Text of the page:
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Hein J.M. Knaapen June 1 2023 11 min read

ESG, DEI & Decency: What Is Your Company Responsible For?

According to a 2021 survey by PwC, 91% of business leaders think their company has a responsibility to act on environmental, social, and governance issues. The vast majority of consumers acknowledge that companies have made progress in taking care of the environment. But 64% of leaders still express disappointment with progress on diversity, equity, and inclusion.1

It is up to you, as the CEO or CHRO, to decide where to draw the lines for your company in all these areas. You have to be very clear in your own mind about why your company should do any of these things or not. What framework will you use to guide your choices?




Your organization’s raison d’être is to create value for your customers, investors, and society. All your decisions should, therefore, be justifiable from the perspective of company performance. This is the standard by which your work and your contributions as a leader will be measured.

At the same time, you cannot ignore the two non-negotiable requirements of your leadership role: you must always abide by the laws and regulations of the countries in which you operate, and you must display decency in all your actions.

These three elements—company performance, laws and regulations, decency—form a flexible framework for your DEI and ESG-related strategic choices. For instance, if you believe an important source of value creation sits in an area of diversity, don’t doubt the possibility. Deal with it as such. Conversely, if your customers hold you to account in an environmental area and/or you see significant value may be destroyed if you don’t address it, then take it on. In both cases, put a number to the value to be created or destroyed. Then rank it along with your other sources of value. Using this framework, you will have no reason to take on issues if they will neither create nor destroy value, if the impact on your customers and your business will be neutral, or if no regulations stipulate what actions you must take.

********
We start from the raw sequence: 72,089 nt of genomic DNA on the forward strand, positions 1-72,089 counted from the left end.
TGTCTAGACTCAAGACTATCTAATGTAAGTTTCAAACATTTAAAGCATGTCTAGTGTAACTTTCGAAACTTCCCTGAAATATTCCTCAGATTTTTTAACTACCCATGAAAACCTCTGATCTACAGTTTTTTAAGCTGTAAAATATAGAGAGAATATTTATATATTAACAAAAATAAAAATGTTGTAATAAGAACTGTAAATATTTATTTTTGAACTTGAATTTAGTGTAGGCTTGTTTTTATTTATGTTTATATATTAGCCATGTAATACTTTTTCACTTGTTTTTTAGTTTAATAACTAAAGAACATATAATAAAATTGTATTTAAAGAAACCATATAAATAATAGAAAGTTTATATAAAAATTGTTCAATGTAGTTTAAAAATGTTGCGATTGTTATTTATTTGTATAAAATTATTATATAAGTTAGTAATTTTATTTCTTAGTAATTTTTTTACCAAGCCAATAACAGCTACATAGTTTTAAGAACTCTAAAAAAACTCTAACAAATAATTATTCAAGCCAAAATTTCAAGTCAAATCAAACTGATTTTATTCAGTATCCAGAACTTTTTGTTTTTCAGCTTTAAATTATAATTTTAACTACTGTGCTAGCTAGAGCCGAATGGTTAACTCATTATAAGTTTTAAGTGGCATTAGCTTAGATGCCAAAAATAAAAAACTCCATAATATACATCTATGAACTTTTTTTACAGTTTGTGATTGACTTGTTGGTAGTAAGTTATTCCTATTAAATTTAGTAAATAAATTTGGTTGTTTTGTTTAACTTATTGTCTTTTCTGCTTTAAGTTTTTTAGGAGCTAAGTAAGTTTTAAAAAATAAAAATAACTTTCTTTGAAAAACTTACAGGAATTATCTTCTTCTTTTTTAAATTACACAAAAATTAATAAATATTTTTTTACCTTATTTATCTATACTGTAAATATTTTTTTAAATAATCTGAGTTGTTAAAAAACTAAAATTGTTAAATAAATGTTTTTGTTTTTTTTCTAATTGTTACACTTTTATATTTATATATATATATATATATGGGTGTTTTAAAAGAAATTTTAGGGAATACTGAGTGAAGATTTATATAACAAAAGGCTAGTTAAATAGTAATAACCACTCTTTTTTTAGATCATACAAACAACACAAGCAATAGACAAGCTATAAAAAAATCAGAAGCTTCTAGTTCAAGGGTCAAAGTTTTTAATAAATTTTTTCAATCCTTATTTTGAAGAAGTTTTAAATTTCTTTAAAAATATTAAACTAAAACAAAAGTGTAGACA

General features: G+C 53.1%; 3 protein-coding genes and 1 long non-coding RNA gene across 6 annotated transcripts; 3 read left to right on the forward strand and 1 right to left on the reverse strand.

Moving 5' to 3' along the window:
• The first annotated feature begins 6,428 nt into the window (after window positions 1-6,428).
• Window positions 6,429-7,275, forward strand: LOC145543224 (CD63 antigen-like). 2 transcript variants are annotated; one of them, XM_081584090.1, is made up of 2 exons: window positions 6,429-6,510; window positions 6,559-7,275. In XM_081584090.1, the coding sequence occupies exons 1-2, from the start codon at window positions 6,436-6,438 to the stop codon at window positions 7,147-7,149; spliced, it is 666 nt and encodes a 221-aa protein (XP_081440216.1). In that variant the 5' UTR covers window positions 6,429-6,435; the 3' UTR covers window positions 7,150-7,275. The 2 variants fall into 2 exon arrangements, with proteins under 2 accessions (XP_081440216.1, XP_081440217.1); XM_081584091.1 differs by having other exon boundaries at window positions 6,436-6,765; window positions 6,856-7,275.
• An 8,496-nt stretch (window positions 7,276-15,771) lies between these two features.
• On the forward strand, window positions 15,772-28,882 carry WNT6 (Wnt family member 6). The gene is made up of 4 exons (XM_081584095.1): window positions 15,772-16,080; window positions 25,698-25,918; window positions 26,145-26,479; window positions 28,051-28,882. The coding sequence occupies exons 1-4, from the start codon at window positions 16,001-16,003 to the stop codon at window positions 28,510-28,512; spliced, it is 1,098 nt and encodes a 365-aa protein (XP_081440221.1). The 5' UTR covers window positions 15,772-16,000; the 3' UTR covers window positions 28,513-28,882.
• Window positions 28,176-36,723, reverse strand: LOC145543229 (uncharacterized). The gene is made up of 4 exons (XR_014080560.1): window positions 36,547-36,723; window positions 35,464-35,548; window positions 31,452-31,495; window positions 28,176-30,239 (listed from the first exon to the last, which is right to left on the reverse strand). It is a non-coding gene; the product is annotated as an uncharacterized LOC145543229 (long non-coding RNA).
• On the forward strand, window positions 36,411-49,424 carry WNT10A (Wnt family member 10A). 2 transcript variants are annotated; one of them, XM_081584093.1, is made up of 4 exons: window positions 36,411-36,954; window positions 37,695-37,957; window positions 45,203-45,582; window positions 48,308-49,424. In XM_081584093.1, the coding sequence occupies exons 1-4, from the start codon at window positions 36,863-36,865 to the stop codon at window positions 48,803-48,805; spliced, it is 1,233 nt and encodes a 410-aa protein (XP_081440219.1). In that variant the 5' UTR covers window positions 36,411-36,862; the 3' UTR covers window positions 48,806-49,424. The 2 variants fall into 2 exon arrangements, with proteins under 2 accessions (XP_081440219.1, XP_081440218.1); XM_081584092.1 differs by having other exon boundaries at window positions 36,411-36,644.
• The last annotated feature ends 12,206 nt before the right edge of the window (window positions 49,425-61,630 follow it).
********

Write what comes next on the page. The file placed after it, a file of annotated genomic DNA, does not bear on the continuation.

In the free world, we abide by rules and regulations for their own sake. Fortunately, liberal democracies also rely on—and serve as the best vehicle for—decency.




Decency as a non-negotiable in the C-suite means we must consciously set boundaries as far as business performance and results drive our priorities.


By decency, I mean more than just conforming to generally accepted standards of good manners in our interactions with people at work. Decency in the C-suite is about treating others with respect—and doing right by them.

As Bill Boulding, Dean of Duke University’s School of Business, put it, “Technology, innovation, and automation are changing the very nature of work. Instead of letting them fracture us, we can use decency to find ways to move forward without leaving anyone behind.” Decency follows from respecting human dignity. Many CEOs have already shown that this can be done. Brian Moynihan is one. When mobile technology dramatically changed how customers did their banking over a decade ago, he successfully reduced headcount at Bank of America by 100,000 through a combination of natural attrition and work redesign.2 Employees felt valued and respected and could maintain their dignity, whether they stayed with the company or left.

What should employees expect from their employer? What should companies expect from their employees?